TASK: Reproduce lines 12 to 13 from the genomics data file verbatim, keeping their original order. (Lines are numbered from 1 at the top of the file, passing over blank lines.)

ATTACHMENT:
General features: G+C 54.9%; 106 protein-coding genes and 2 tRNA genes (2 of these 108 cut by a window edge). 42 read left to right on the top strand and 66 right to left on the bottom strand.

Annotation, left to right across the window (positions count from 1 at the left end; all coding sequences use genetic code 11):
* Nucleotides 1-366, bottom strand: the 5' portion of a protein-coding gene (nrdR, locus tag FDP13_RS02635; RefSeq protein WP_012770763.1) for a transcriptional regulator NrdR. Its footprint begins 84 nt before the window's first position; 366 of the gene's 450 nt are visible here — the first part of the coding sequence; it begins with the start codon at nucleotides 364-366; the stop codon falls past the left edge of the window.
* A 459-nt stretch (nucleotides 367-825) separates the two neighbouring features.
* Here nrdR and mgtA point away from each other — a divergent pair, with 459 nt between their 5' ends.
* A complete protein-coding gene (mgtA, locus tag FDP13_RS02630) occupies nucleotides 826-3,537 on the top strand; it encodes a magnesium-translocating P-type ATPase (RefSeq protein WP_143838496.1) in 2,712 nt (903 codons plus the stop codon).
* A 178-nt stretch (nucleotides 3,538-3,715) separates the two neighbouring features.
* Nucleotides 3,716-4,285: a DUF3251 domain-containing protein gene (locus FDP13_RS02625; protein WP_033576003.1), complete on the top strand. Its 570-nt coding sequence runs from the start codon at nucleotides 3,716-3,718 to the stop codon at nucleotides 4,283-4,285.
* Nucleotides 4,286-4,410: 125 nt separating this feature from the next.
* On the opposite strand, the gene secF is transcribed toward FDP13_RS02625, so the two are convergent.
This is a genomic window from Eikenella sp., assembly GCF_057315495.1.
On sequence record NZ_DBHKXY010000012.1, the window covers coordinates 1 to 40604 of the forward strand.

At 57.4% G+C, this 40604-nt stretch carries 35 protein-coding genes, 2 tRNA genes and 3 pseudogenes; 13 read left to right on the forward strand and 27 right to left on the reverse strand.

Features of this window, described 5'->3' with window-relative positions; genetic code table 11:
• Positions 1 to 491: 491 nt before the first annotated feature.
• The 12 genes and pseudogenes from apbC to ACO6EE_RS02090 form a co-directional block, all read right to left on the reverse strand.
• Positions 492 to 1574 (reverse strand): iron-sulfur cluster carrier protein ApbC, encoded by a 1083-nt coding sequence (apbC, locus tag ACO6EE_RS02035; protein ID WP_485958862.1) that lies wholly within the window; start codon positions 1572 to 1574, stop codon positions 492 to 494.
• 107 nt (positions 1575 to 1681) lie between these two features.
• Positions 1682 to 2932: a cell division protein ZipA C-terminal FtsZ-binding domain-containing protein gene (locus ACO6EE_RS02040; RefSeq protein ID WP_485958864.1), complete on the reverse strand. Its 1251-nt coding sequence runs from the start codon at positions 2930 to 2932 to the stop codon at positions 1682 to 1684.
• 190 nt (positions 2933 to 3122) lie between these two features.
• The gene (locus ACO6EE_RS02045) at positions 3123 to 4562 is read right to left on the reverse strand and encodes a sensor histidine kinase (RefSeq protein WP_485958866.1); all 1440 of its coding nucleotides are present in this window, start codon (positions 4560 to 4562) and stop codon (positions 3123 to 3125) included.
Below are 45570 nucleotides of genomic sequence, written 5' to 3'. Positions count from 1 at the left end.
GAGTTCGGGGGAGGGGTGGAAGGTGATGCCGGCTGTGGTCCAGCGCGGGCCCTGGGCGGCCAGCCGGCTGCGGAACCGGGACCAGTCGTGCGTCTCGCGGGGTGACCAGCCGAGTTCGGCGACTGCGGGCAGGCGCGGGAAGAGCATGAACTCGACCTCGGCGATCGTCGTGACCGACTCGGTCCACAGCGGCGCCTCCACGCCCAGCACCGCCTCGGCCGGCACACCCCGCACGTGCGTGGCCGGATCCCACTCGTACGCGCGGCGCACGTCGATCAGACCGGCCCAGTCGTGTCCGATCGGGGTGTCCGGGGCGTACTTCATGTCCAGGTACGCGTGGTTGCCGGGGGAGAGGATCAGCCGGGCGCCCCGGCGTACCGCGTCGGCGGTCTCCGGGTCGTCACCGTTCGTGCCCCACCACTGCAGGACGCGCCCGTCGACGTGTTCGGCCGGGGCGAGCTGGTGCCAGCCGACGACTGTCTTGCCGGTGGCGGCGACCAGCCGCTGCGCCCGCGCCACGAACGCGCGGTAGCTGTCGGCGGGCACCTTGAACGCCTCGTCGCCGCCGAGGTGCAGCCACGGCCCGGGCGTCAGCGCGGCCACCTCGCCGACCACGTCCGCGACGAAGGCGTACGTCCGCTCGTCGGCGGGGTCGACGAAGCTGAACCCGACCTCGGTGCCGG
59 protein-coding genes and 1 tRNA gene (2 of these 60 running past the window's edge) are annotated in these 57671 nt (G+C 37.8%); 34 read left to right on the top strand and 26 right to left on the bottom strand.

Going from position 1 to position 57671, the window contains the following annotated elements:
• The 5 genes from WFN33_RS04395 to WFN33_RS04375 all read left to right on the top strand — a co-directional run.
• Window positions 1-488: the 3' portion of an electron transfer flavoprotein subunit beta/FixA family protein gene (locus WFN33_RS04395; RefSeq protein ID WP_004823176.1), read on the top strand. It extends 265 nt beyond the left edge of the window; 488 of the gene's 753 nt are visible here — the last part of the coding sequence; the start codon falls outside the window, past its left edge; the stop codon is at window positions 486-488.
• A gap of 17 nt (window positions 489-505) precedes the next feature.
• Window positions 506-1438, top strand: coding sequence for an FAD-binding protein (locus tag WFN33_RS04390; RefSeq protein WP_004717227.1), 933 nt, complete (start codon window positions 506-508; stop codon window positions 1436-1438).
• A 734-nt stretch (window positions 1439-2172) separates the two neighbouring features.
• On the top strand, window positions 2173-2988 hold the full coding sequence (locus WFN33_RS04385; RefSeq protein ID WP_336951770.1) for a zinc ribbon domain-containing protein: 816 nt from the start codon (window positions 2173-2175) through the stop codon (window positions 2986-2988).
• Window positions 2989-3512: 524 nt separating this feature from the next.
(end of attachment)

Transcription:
On sequence record NZ_DBHKXY010000012.1, the window covers coordinates 1 to 40604 of the forward strand.

At 57.4% G+C, this 40604-nt stretch carries 35 protein-coding genes, 2 tRNA genes and 3 pseudogenes; 13 read left to right on the forward strand and 27 right to left on the reverse strand.